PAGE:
Revocable Trust

Just like school subjects get more complex as you age; so too, does managing your finances. Sure, you may have established a standard will and healthcare directive early in your financial life. Those, however, may not address the more complex needs you have as you age and accumulate wealth. One tactic oft employed is to use a trust.
Unfortunately, many people think this tactic is frighteningly complex. It is not. Just like you eventually learn that 1+ 2 = 3 has the same complexity as x + y = 3; it is less scary than it seems. To that end, let’s keep going with the numbers and go through 10 reasons to establish one.

10. Protection from creditors:

Through the use of “spendthrift provisions” in an irrevocable trust, a trust can effectively protect heirs from a variety of bad situations. This could include general creditors and divorces. There are also special trusts that can be employed specifically as asset protection trusts.

9. Consolidate assets:

By placing the titling of investment assets of various types in trust, one can realize increased simplicity in managing and ultimately settling an estate.

8. Achieve charitable goals:

Philanthropic and Charitable Remainder Trusts are useful to distribute dollars to a combination to charitable organizations and non-charitable beneficiaries. These can be more useful than ever for planning charitable giving in the current post-TCJA era.

7. Provide for special situations:

Special situations may arise and are also an important part of meeting individuals’ wealth management needs. It has been rumored that Oprah Winfrey has a $30 million-dollar trust set up to take care of her dogs.

6. Protect loved ones with special needs:

Special Needs Trusts sometimes referred to as supplemental needs trusts are valuable tools to provide for individuals who do not have the capacity to manage their own affairs and also qualify for certain Federal and State medical and other benefits.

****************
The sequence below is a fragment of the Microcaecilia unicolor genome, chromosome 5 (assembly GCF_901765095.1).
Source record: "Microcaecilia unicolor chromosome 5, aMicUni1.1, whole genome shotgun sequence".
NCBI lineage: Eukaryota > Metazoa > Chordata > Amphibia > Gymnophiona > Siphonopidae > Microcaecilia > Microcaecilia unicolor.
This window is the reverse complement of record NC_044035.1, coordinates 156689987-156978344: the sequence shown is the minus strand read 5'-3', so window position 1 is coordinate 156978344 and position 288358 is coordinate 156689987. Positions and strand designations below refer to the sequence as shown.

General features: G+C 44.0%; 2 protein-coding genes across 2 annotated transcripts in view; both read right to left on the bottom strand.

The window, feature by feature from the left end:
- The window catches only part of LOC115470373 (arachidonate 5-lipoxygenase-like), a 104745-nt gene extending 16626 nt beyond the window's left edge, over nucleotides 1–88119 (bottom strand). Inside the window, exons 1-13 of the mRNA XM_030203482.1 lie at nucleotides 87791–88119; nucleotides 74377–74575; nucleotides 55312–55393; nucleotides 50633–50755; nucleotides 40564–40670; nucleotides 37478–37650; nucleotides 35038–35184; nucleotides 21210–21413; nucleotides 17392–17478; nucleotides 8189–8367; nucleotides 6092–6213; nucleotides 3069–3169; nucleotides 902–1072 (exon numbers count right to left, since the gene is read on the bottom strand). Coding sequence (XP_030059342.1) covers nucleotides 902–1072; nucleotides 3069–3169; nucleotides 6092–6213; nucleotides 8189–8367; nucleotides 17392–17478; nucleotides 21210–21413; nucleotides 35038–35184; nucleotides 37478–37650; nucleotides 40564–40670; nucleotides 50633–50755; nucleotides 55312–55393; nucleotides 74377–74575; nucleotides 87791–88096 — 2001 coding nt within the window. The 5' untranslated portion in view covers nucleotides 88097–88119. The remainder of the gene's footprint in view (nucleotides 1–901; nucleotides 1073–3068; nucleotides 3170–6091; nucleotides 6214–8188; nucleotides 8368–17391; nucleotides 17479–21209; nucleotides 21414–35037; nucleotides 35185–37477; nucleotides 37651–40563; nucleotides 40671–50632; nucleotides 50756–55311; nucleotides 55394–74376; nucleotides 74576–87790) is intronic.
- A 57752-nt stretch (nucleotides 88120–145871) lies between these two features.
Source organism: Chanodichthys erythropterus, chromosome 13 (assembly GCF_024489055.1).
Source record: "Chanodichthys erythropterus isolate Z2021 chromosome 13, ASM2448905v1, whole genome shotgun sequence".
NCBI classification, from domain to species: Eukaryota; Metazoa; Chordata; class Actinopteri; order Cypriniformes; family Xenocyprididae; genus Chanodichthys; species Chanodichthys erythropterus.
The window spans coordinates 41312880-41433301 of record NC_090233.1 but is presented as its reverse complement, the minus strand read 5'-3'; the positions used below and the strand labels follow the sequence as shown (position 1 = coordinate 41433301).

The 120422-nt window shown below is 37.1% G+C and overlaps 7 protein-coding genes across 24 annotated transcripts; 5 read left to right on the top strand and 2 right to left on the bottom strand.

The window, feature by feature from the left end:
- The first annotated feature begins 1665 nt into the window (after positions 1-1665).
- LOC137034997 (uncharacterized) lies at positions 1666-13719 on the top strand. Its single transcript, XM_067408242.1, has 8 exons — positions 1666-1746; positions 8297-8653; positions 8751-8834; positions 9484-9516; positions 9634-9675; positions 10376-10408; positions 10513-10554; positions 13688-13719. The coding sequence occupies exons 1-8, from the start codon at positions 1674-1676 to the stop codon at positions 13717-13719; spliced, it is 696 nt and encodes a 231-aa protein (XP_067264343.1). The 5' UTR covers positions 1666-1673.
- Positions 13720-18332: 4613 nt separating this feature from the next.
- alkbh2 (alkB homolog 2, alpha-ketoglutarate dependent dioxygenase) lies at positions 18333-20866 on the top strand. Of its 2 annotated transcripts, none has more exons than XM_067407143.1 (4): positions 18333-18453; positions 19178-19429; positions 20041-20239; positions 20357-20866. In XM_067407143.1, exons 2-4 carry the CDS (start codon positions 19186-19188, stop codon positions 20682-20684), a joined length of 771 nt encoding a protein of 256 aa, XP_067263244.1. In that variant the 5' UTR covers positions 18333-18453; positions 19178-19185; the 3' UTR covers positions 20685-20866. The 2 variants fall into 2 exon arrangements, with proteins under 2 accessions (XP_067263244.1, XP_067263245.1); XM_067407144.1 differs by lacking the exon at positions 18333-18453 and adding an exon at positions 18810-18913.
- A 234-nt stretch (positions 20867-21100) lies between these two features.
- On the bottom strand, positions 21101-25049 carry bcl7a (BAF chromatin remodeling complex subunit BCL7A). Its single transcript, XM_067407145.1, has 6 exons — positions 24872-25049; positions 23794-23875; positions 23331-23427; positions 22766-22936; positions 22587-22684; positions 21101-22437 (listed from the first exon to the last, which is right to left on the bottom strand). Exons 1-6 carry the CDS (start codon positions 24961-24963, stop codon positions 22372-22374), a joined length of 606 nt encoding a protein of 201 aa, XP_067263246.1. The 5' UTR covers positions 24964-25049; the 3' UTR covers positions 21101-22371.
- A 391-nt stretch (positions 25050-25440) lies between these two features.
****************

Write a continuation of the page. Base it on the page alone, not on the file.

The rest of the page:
5. Avoiding probate:

Avoiding probate costs are a common objective of using one. The costs of settling probate assets have reduced over the years due to simplification of the laws and the procedures by the states but it can still be a significant issue. Often, people create Revocable Living Trusts for these purposes, especially if owned property is in multiple states, thus avoiding multiple probate proceedings.

4. Keep your business your business:

According to experts like Andy Defrancesco, Privacy is a key benefit of assets owned in trust(s). Since there is no probate or other proceeding to transfer an estate in trust the size of and the assets within a trust are private and not subject to public scrutiny and/or comment.

3. Preserve generational wealth:

Assisting multiple generations is another feature of well-crafted trusts. The likelihood that each person in a family, especially over more than one generation, will have the skills to manage significant wealth is small. Professional expertise in financial issues by a trust officer and investment professionals can provide valuable assistance in preserving and maximizing wealth.

2. Structure estate taxes:

Estate tax savings are common objective in the drafting documents to maximize the amount of resources that will go to the ones that we want to benefit rather than the government via taxes.

1. Peace of mind:

we regard this as the ultimate reason for creating a trust. Providing for the people, issues and causes we care about in the most cost-efficient and effective way possible is the ultimate goal of a trust.

People often misunderstand trusts. Don’t assume the creation of a trust automatically infers the mentioned benefits. Often this is not the case. When you review the estate plan that exists within your overall wealth management strategy, ask your professionals which of the above  benefits your trust provides.

*Author’s note – this is an update of an article originally published by White Oaks on Nov. 12, 2007*

The foregoing content reflects the opinions of White Oaks Wealth Advisors and is subject to change at any time without notice. Content provided herein is for informational purposes only and should not be used or construed as investment advice or a recommendation regarding the purchase or sale of any security. There is no guarantee that the statements, opinions or forecasts provided herein will prove to be correct. All information or ideas provided should be discussed in detail with an advisor, accountant or legal counsel prior to implementation.

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